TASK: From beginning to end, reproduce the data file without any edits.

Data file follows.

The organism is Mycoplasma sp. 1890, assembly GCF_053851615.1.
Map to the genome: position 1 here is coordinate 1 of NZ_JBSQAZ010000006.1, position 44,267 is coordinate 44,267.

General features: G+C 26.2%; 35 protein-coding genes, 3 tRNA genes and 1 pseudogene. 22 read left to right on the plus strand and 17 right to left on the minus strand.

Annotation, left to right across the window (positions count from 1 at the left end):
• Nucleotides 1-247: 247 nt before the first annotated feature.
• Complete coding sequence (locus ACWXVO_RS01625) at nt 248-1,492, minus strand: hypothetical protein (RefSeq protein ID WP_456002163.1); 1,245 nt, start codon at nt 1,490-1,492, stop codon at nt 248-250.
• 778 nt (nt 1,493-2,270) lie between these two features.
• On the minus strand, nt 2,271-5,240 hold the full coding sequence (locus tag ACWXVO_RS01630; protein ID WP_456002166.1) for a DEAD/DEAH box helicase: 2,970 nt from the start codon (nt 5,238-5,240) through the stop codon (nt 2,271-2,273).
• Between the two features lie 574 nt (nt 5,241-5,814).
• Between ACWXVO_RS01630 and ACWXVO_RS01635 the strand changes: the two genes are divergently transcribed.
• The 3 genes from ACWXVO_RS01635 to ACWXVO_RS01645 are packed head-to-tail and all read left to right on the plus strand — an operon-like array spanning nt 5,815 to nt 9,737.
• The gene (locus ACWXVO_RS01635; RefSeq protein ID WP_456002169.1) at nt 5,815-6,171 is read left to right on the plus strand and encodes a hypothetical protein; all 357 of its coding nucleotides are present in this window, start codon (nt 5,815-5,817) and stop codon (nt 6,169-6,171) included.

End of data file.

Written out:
The organism is Mycoplasma sp. 1890, assembly GCF_053851615.1.
Map to the genome: position 1 here is coordinate 1 of NZ_JBSQAZ010000006.1, position 44,267 is coordinate 44,267.

General features: G+C 26.2%; 35 protein-coding genes, 3 tRNA genes and 1 pseudogene. 22 read left to right on the plus strand and 17 right to left on the minus strand.

Annotation, left to right across the window (positions count from 1 at the left end):
• Nucleotides 1-247: 247 nt before the first annotated feature.
• Complete coding sequence (locus ACWXVO_RS01625) at nt 248-1,492, minus strand: hypothetical protein (RefSeq protein ID WP_456002163.1); 1,245 nt, start codon at nt 1,490-1,492, stop codon at nt 248-250.
• 778 nt (nt 1,493-2,270) lie between these two features.
• On the minus strand, nt 2,271-5,240 hold the full coding sequence (locus tag ACWXVO_RS01630; protein ID WP_456002166.1) for a DEAD/DEAH box helicase: 2,970 nt from the start codon (nt 5,238-5,240) through the stop codon (nt 2,271-2,273).
• Between the two features lie 574 nt (nt 5,241-5,814).
• Between ACWXVO_RS01630 and ACWXVO_RS01635 the strand changes: the two genes are divergently transcribed.
• The 3 genes from ACWXVO_RS01635 to ACWXVO_RS01645 are packed head-to-tail and all read left to right on the plus strand — an operon-like array spanning nt 5,815 to nt 9,737.
• The gene (locus ACWXVO_RS01635; RefSeq protein ID WP_456002169.1) at nt 5,815-6,171 is read left to right on the plus strand and encodes a hypothetical protein; all 357 of its coding nucleotides are present in this window, start codon (nt 5,815-5,817) and stop codon (nt 6,169-6,171) included.